Friday, January 29, 2010

Thursday, January 28, 2010

Concerning the iPad

Concerning the iPad, Mr. G writes:

If you have $500 to burn, feel free, but realize that you are a beta tester. That hasn't been talked about enough in the 24 hours since the announcement. This is Apple's MO. I know. I have a $400 first-gen iPhone in my pocket. It only took Apple two more generations of the iPhone to come out with what should have been the first product. I'm typing this on a 1,1 MacBook. Within months of buying this MacBook they threw the dual core processor's in that should have been there in the first place.

When iPad 2.0 comes out with it's video camera and multitasking, I'll have my tongue wagging to grab one. Until then I will be staying far, far away. I've learned my lesson with Apple's first-generation products.
As a long-time Apple user, (though one who's also got a soft-spot for Linux), I totally concur. Buying a first generation Apple product is always a dicey investment.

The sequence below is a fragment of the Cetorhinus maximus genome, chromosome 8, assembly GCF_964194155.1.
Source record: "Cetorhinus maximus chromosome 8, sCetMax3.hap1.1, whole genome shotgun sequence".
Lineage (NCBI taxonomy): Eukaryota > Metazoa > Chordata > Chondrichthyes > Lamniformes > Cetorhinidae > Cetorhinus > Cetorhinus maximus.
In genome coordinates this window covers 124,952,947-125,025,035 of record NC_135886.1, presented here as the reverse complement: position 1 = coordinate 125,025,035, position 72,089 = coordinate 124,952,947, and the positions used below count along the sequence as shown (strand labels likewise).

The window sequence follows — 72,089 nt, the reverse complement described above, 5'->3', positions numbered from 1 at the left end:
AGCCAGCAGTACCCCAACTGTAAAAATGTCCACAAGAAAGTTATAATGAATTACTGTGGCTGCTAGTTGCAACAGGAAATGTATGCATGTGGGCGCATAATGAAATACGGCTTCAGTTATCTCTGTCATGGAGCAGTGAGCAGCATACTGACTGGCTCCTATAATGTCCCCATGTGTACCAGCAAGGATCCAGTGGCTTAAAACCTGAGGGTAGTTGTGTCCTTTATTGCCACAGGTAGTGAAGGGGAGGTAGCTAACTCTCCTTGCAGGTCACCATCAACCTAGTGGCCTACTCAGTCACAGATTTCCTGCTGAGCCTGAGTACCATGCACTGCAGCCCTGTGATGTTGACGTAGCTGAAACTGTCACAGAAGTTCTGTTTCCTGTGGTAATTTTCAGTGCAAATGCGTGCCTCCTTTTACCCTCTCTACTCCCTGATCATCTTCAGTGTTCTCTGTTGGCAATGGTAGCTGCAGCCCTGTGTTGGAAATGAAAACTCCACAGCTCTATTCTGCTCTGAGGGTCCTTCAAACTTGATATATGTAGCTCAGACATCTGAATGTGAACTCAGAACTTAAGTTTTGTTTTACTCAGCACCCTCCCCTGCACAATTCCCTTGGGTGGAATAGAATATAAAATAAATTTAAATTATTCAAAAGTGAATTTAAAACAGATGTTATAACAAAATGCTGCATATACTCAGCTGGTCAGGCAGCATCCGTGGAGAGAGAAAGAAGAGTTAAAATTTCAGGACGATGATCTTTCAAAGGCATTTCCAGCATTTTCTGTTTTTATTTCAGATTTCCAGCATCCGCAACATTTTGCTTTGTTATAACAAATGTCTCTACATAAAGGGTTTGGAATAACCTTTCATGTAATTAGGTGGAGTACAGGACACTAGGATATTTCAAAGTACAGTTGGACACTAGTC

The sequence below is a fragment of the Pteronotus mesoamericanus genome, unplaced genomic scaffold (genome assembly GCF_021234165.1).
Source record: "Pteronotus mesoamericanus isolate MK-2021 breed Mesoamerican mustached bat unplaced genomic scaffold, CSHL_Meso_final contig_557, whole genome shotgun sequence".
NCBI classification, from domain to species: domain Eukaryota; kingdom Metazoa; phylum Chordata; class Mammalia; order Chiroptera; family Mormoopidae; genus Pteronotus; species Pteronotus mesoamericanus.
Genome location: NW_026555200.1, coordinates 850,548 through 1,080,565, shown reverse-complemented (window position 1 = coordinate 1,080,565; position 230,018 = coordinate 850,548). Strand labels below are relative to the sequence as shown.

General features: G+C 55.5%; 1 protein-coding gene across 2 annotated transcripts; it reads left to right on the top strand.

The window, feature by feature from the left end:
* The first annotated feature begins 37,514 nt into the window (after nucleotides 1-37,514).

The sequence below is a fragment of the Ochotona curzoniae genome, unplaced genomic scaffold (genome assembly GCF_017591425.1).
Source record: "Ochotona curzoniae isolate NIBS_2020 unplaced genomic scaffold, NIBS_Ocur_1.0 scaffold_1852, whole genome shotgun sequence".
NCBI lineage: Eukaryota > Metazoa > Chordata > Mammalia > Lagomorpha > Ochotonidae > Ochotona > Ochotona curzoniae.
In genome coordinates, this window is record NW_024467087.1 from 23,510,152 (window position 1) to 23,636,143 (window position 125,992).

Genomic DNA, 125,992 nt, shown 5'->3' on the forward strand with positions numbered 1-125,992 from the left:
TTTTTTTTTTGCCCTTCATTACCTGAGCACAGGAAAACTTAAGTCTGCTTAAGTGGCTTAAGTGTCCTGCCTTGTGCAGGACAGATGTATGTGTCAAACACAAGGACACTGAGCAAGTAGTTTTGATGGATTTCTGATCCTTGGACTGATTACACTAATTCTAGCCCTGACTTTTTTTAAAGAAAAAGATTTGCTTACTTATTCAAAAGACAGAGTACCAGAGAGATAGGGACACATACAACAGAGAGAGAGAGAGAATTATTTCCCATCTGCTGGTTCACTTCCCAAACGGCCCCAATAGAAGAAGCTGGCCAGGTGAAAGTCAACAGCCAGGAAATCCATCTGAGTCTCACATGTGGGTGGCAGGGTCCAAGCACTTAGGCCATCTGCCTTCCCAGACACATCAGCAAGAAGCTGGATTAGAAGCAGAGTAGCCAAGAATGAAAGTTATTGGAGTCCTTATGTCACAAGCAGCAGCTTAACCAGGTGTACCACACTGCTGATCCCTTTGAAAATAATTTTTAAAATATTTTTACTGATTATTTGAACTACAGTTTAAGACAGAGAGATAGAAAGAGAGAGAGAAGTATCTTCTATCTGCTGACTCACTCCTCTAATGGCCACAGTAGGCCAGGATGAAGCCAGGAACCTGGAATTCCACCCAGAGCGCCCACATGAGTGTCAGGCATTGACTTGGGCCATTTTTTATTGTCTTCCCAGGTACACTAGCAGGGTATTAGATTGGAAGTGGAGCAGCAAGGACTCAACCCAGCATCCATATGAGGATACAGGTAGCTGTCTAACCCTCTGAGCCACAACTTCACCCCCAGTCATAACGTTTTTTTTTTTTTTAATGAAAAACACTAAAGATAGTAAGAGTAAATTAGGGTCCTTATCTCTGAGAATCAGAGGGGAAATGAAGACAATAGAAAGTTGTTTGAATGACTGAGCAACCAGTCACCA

But once their products set into the stride of second and third generations? Well... that's just a whole other kettle of fish. Which is why I think the big subtext to the Apple story from yesterday is next-gen iTunes going cloud-based and the coming 2010 iPhone.

My greatest interest in the iPad itself is what it means in terms of leading to a race to replace paper media with legitimately easy-to-read digital alternatives. That and the rather concerning notion of a single corporation (via iBooks) owning both the media and the device to read and buy the media. In a sense, the iPad experiment, like the iPod, is focused on the realignment of channels of distribution. If iPad wins, it will alter not just the few mom-and-pop bookstores left (they might actually become specialty shops for non-digitally-available media), but could shake up (or shake down) the Amazons, Borders, and B&Ns of the world.

As I said in yesterday's post (as well as in the comments), I see the potential of the iPad (or some similar device) as instigating a movement towards communal computing. That is, a device sitting on the coffee table at the dentist's office or a device I find lying on my pillow when I check into my hotel room. I don't own the device, but rather can use it to access the web and all my stuff.